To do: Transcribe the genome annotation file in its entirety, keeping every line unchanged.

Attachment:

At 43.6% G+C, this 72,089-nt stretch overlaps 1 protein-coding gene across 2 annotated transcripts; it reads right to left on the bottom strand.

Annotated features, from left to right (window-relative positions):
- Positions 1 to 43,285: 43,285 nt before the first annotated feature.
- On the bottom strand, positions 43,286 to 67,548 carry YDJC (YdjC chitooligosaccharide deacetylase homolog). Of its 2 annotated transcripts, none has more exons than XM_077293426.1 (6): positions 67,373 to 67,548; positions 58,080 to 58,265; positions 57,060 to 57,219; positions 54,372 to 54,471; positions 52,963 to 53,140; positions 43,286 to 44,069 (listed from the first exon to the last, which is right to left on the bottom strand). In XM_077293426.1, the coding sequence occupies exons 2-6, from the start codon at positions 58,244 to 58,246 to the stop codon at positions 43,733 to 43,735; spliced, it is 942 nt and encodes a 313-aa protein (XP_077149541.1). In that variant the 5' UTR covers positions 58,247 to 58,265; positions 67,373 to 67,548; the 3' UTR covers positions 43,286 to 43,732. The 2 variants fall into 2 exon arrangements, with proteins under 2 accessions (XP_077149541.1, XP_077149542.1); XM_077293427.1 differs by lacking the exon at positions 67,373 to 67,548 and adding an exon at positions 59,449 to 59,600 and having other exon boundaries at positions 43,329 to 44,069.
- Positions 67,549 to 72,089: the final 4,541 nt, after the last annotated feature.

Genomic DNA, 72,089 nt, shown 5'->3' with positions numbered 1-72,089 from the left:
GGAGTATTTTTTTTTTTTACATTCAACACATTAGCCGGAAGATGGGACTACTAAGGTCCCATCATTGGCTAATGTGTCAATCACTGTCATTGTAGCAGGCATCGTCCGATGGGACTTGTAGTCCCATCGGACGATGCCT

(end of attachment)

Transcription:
At 43.6% G+C, this 72,089-nt stretch overlaps 1 protein-coding gene across 2 annotated transcripts; it reads right to left on the bottom strand.

Annotated features, from left to right (window-relative positions):
- Positions 1 to 43,285: 43,285 nt before the first annotated feature.
- On the bottom strand, positions 43,286 to 67,548 carry YDJC (YdjC chitooligosaccharide deacetylase homolog). Of its 2 annotated transcripts, none has more exons than XM_077293426.1 (6): positions 67,373 to 67,548; positions 58,080 to 58,265; positions 57,060 to 57,219; positions 54,372 to 54,471; positions 52,963 to 53,140; positions 43,286 to 44,069 (listed from the first exon to the last, which is right to left on the bottom strand). In XM_077293426.1, the coding sequence occupies exons 2-6, from the start codon at positions 58,244 to 58,246 to the stop codon at positions 43,733 to 43,735; spliced, it is 942 nt and encodes a 313-aa protein (XP_077149541.1). In that variant the 5' UTR covers positions 58,247 to 58,265; positions 67,373 to 67,548; the 3' UTR covers positions 43,286 to 43,732. The 2 variants fall into 2 exon arrangements, with proteins under 2 accessions (XP_077149541.1, XP_077149542.1); XM_077293427.1 differs by lacking the exon at positions 67,373 to 67,548 and adding an exon at positions 59,449 to 59,600 and having other exon boundaries at positions 43,329 to 44,069.
- Positions 67,549 to 72,089: the final 4,541 nt, after the last annotated feature.

Genomic DNA, 72,089 nt, shown 5'->3' with positions numbered 1-72,089 from the left:
GGAGTATTTTTTTTTTTTACATTCAACACATTAGCCGGAAGATGGGACTACTAAGGTCCCATCATTGGCTAATGTGTCAATCACTGTCATTGTAGCAGGCATCGTCCGATGGGACTTGTAGTCCCATCGGACGATGCCT